How the Chinese define great customer satisfaction

China has a massive population that some businesses aim to penetrate with the help of a multilingual call center that can communicate with customers in their native tongue. Among the reasons that make the Mandarin-speaking population a lucrative market is its sheer number. So by connecting with customers using the Chinese language, businesses are able to market themselves to a large number of customers.

More than the buying capacity, there are many things that companies must know about their Chinese customers in order to serve them well. One important fact is that the Chinese population is very diverse. It’s made up of many different demographics—from the young, Internet-savvy shoppers to the fast-aging consumer society, each having their own preferences.

To engage with them and address their consumer needs, you should know how each generation generally defines excellent customer service and deliver it according to how customers want to receive assistance.

 

Baby boomers

mature-chinese-couple

The experience and wisdom that come with their age gave them a definite preference for what they like in a product. They already know what they’re looking for, so there’s no need for a long pitch to get them to buy from you. If you want to make them interested, hook them at the first line: go straight to enumerating the facts and benefits that they need to hear.

Another thing to note is that money is not an issue to baby boomers. They’re willing to spend money if it means getting the best kind of service you can give. Just make sure that they do get their money’s worth and most especially, the level of serve you promised.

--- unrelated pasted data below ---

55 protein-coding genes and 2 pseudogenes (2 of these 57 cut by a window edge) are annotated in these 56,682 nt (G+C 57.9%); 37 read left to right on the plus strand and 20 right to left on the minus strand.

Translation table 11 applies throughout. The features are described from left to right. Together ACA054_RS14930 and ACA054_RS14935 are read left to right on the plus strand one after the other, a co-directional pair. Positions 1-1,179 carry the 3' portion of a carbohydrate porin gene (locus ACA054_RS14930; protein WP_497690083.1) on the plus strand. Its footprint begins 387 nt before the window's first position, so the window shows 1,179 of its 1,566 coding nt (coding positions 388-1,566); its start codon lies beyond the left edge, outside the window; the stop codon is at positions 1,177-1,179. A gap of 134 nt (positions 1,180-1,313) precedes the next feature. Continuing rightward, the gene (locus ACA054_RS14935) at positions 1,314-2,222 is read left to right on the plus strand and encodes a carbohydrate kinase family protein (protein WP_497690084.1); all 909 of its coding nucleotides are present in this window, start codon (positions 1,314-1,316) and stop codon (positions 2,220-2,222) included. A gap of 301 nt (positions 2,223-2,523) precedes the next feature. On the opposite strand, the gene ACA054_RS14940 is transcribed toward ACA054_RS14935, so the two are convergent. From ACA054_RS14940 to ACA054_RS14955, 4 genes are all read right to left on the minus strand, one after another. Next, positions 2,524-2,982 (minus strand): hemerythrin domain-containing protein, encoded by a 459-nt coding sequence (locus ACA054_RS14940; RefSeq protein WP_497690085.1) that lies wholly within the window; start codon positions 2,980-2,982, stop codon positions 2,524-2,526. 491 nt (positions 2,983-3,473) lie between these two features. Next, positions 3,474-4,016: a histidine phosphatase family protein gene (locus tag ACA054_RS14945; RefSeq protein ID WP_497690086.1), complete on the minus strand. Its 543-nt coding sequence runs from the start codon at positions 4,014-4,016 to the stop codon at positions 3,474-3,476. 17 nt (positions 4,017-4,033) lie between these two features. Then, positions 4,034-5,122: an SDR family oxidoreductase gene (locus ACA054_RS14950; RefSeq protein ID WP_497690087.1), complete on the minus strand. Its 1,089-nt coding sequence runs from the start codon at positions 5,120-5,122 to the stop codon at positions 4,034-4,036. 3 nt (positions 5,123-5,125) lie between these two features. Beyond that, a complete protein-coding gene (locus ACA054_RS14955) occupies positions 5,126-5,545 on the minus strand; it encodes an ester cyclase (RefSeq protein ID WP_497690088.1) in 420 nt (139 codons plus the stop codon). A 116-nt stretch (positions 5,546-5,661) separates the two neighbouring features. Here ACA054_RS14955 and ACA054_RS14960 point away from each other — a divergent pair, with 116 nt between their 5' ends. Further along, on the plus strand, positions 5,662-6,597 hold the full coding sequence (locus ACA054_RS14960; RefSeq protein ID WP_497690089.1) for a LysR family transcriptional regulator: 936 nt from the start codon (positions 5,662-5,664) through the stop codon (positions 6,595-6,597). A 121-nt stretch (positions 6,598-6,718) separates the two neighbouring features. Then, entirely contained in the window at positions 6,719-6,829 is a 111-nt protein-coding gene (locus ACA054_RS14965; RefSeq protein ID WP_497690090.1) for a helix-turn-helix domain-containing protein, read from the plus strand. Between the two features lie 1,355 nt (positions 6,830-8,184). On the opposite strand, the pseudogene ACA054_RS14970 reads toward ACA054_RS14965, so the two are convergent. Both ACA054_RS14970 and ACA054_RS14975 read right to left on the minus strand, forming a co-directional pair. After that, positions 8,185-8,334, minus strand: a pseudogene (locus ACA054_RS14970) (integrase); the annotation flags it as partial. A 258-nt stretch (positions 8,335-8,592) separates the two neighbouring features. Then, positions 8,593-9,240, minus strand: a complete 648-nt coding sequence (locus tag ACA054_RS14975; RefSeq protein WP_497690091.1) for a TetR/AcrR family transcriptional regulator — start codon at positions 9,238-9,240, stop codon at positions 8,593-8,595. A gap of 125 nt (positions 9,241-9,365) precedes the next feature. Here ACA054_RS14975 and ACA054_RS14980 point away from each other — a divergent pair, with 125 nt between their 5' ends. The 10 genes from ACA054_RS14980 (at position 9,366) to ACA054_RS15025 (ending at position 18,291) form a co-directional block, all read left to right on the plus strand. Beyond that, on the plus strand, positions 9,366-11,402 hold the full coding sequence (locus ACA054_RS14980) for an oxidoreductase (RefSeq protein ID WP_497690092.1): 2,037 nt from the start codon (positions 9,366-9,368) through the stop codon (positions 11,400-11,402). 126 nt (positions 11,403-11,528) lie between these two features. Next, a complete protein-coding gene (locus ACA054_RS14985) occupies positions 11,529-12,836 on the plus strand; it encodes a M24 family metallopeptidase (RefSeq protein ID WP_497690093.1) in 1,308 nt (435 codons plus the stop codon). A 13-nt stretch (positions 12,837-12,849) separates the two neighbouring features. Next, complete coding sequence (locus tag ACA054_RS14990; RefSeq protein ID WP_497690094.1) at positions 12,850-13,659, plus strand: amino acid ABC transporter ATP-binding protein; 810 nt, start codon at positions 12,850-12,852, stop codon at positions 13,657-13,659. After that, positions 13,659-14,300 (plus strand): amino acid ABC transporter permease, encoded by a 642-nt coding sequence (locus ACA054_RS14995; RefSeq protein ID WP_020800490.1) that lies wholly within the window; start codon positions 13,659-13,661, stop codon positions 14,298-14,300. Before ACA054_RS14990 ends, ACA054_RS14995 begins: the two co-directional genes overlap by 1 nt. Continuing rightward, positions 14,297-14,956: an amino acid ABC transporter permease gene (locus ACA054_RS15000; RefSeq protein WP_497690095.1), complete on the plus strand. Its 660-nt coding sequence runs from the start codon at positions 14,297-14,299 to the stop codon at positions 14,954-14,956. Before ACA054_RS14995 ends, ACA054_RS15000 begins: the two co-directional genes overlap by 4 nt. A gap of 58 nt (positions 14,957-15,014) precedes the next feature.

Generation X

middle-aged-chinese-couple-in-a-car

Just like the seniors, this generation wants a straightforward approach at marketing and customer satisfaction. They juggle family and career while climbing out of economic turmoils, so they are looking for products that are worth the pay and time. It’s a good thing that quick, accessible service is not hard to provide to Gen X, as they are web-savvy enough, being among the first generation to use computers.

It’s not enough, however, to only offer speed to keep them loyal. They make sure that their money goes to efficient products by researching about those on the Internet before visiting your store to make a purchase. So if you want your brand to matter to this demographic, give the best of both digital and traditional customer service.

 

Generation Y

young-chinese-women-with-shopping-bags

Also known as the millennials, Gen Y is the most technologically immersed generation today, being born and raised in a computer-dominated world. Marketing moves are said to penetrate them the easiest because of their wide network and tech-savvyness, but they’re the hardest demographic to manage at the same time because they know how to fully harness the power of the Internet in building and breaking a brand.

Despite being tagged with image-consciousness and self-absorption linked with heavy social media use, millennials don’t base their product preference on popularity alone. They prefer a social environment to be purely social and not saturated with ads. One more interesting thing to note is that they are we-thinkers. If you want to sell to them, show how you can benefit them, their peers, their parents, and everyone else in their network.

 

 

2 thoughts on “How the Chinese define great customer satisfaction

  1. That was an interesting insight, to read that the great size of China’s population present a very diverse market and demographics play a major role in marketing to them. I have not thought of that before.

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